Like all members of the Cornell community, circumstances have changed for its online content creators. But orders to stay at home and a shift to online learning have given Cornell’s artists and entrepreneurs more time for their non-academic work.
With society social distancing, performers have to maneuver the absence of live audiences. While some, musical, theatrical, or otherwise, have difficulty replicating their work online, others are seizing this moment as an opportunity to make isolation-based content or rekindle past projects.
Some artists, like Skyler Holzman ’22, are choosing to center their work around this unique time in history.
Holzman used some of his time off to launch a podcast: Isolation! A Collegiate Coronavirus Conversation. He has released 17 episodes since March 17, hosting one-on-one conversations with students from various universities including Cornell, Fordham and Emory. Episodes are typically 20 to 45 minutes long.
Holzman said each conversation centers around the guest’s thoughts and feelings during isolation.
“No one’s really doing anything,” Holzman said. “Everyone just has their own thoughts going on. Everyone’s in their head.”
Holzman uses the podcast to reach out to old friends, as well as to connect with strangers in similarly isolated circumstances, who he said have been more eager to talk than usual.
“I think people are definitely more introspective and more insightful,” Holzman said, “and definitely more willing to open up, since we’re all closed off from our friends, at least in person.”
Holzman said he plans to take advantage of rising traffic on social media sites and all realms of the internet, which are seeing increased profits and traffic recognition.
He said podcasting, as an “alternative form of content,” has much to gain from the growing demand for online content and engagement. Unlike more popular forms of media, such as YouTube videos, he said that podcasts want for a larger audience.
Nicholas Robinson ’21, a rapper and music producer, agreed that widespread boredom will give new audiences to online creators. They said people have become “really innovative” with how they’re trying to push their content.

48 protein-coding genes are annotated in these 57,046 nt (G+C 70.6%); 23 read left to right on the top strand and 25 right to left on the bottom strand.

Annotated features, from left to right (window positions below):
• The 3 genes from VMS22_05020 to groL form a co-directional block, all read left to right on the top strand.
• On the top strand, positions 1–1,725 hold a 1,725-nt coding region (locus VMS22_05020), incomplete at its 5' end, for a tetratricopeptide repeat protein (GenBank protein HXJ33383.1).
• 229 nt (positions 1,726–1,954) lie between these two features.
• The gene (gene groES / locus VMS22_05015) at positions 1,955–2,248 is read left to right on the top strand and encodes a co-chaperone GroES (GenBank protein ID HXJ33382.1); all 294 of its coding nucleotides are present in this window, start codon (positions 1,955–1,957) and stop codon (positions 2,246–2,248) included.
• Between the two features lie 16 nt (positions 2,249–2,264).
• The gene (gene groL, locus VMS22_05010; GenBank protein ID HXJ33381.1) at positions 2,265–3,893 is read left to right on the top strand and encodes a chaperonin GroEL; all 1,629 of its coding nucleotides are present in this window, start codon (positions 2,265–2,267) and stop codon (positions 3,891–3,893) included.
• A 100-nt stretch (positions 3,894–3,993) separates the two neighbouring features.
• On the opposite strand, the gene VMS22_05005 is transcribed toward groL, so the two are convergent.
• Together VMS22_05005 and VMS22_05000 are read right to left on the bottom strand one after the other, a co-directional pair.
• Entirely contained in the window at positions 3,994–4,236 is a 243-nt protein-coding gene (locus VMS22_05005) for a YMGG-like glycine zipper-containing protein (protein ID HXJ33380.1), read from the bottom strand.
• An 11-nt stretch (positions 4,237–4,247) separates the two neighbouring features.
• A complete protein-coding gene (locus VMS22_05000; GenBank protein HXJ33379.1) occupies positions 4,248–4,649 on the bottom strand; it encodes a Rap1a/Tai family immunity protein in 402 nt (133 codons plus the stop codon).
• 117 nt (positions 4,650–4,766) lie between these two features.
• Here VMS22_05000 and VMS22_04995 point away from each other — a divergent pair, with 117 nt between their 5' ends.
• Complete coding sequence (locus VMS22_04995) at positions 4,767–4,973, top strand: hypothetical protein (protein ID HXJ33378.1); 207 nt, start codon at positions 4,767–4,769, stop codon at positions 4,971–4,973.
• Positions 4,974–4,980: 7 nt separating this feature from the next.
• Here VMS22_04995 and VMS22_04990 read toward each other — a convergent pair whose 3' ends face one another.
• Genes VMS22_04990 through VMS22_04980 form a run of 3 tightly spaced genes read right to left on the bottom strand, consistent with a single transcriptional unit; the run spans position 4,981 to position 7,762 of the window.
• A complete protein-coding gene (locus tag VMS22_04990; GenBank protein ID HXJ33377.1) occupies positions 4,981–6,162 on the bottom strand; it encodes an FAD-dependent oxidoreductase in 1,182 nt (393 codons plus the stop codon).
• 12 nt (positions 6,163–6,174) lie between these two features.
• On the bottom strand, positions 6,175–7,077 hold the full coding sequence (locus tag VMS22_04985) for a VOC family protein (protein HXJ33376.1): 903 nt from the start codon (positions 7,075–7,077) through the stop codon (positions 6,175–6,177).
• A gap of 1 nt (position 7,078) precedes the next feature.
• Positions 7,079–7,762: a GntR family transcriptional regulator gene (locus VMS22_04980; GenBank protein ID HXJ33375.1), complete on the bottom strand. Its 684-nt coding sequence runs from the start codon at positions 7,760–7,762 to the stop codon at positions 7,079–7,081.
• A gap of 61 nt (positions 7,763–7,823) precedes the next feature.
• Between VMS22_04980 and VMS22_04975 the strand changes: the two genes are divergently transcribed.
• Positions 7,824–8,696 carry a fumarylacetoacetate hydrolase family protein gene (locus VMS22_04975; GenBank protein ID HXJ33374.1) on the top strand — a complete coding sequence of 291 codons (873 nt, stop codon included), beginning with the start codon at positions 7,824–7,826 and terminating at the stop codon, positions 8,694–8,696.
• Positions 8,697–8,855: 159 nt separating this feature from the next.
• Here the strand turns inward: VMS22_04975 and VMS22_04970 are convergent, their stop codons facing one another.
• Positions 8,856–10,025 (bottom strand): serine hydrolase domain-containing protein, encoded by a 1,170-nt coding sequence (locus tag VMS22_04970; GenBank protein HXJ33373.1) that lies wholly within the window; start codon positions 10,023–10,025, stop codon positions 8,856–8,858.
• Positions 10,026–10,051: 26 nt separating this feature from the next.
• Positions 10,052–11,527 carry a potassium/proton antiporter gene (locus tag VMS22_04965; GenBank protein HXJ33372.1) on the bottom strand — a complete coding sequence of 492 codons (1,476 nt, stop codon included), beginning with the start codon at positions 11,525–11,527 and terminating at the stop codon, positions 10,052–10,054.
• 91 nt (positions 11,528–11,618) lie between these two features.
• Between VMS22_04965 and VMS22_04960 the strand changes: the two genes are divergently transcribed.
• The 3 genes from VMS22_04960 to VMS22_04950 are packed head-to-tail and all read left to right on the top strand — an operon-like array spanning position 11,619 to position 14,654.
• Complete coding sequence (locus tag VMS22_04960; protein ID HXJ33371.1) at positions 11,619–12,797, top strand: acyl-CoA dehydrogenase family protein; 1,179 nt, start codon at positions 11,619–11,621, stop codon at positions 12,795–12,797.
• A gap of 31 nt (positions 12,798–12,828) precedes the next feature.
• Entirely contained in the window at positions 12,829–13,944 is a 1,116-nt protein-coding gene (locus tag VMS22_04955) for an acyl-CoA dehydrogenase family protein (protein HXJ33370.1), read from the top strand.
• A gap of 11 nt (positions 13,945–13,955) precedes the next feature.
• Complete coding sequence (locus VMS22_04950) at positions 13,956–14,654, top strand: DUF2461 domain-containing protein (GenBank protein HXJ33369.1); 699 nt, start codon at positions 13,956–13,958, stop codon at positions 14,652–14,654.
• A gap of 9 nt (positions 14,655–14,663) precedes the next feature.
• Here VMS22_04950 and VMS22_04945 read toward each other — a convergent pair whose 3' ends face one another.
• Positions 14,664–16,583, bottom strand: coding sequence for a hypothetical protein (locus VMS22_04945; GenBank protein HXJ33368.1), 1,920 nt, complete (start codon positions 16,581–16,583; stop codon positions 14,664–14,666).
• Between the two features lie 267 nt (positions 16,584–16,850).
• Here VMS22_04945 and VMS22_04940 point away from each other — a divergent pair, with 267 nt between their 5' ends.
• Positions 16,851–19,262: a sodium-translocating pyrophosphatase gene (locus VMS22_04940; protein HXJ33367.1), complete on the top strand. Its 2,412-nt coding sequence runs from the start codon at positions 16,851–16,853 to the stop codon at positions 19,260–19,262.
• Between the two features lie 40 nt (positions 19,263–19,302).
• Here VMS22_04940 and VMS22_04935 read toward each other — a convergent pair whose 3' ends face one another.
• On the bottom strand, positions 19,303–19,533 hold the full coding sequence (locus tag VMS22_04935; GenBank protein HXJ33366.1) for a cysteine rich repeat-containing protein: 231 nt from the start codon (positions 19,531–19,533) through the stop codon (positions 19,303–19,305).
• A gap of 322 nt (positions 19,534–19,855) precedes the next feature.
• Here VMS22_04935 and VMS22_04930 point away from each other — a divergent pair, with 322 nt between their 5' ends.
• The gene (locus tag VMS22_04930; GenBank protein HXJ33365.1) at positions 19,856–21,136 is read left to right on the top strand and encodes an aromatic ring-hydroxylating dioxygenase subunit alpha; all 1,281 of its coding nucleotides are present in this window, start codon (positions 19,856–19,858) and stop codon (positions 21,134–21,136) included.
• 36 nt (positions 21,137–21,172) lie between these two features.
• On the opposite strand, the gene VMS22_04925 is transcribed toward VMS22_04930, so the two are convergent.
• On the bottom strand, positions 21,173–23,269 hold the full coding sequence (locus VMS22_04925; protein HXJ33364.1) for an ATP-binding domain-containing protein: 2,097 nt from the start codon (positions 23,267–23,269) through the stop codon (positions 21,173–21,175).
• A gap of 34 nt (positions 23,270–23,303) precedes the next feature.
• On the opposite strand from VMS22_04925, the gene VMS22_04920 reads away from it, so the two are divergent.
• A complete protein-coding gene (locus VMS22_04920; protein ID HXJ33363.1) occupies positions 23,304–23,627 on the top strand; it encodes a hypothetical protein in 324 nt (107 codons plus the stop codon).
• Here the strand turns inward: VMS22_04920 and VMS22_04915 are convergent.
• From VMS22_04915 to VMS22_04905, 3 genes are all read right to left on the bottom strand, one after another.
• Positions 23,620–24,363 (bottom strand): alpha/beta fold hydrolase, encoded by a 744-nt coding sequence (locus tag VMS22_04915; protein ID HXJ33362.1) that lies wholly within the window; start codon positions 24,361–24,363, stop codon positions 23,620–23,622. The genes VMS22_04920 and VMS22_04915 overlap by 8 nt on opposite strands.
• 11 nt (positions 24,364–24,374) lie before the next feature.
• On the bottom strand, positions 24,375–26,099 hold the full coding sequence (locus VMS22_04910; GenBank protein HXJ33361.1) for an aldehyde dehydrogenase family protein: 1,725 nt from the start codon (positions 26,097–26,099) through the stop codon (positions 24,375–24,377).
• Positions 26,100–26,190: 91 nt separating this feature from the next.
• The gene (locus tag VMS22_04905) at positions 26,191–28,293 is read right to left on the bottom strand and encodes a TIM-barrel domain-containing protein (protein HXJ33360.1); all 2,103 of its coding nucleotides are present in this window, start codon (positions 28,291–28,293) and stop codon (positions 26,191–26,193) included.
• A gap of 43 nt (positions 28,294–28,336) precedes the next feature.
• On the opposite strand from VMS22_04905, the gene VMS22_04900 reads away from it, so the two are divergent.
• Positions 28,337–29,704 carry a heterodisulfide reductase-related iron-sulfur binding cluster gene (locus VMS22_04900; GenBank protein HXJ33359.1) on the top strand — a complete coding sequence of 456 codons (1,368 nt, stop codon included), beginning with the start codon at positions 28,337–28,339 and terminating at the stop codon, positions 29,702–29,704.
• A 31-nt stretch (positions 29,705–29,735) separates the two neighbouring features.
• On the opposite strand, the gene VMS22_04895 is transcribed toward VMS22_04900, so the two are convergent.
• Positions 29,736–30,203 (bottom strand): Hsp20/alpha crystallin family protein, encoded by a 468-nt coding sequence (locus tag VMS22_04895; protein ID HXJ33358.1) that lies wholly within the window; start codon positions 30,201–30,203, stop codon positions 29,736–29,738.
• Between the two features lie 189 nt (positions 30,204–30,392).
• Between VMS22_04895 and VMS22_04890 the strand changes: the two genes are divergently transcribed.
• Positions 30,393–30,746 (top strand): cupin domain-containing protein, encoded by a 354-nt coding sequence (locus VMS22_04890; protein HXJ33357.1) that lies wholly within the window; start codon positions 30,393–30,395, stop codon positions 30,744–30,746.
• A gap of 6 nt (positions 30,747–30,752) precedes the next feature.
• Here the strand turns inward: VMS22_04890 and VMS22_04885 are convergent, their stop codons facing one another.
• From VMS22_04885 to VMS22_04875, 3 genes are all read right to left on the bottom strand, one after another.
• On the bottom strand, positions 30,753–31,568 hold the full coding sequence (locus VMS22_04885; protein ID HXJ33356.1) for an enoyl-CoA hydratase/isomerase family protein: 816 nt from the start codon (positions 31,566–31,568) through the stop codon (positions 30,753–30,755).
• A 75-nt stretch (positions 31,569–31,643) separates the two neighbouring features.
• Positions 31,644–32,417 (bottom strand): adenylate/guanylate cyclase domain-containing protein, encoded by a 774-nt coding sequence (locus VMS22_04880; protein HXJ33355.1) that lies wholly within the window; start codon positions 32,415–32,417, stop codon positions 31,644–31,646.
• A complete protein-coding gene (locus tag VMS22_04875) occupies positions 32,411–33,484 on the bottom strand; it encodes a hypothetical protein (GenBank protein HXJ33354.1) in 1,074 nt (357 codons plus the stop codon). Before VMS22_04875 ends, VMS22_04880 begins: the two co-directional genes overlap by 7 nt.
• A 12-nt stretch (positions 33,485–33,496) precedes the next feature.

Robinson produces and promotes music under the stage name Overflow. They released their first album, Failed Yuppie Lifestyle, in October 2019 and plan to release their second, Mainline Revelations, on April 3 — moving the release up from its previously late-summer scheduled date due to show and school cancellations. They continue to promote their music online through their Instagram.
However, Robinson expressed their concern over changes in the music industry. Musicians and performers may gain a larger online audience from homebound users, but restrictions on public gatherings due to coronavirus shutdowns could seriously jeopardize certain artists and aspects of the entertainment industry.
They said all of their live shows were canceled, removing a major source of their income. Robinson said merchandise and music streams — on venues such as Spotify — are far less lucrative.
A likely recession, Robinson estimated, will do nothing to help the music industry.
“People don’t want to buy things,” they said. “Music is seen as a luxury, and people aren’t going to spend money on concerts if they can’t buy food.”
Similar to her peers, Valerie Hu ’23 plans to use her time in quarantine to pursue passion projects on the internet. She has worked to revive her YouTube channel while stuck at home, using her free time to edit and upload videos.
On March 19, she posted an acoustic cover of Modern Loneliness by Lauv. Hu plans to release more music-related content, especially covers, taking advantage of access to her guitar and a lack of roommates to bother.
Coronavirus shutdowns have caused political, economic and personal tumult, but many creators refuse to let this demoralize them. Some even innovate on the shifting terrain of today’s internet climate.
“My mindset is no matter what happens, keep on going,” Robinson said. “Because it’s really easy to stop.”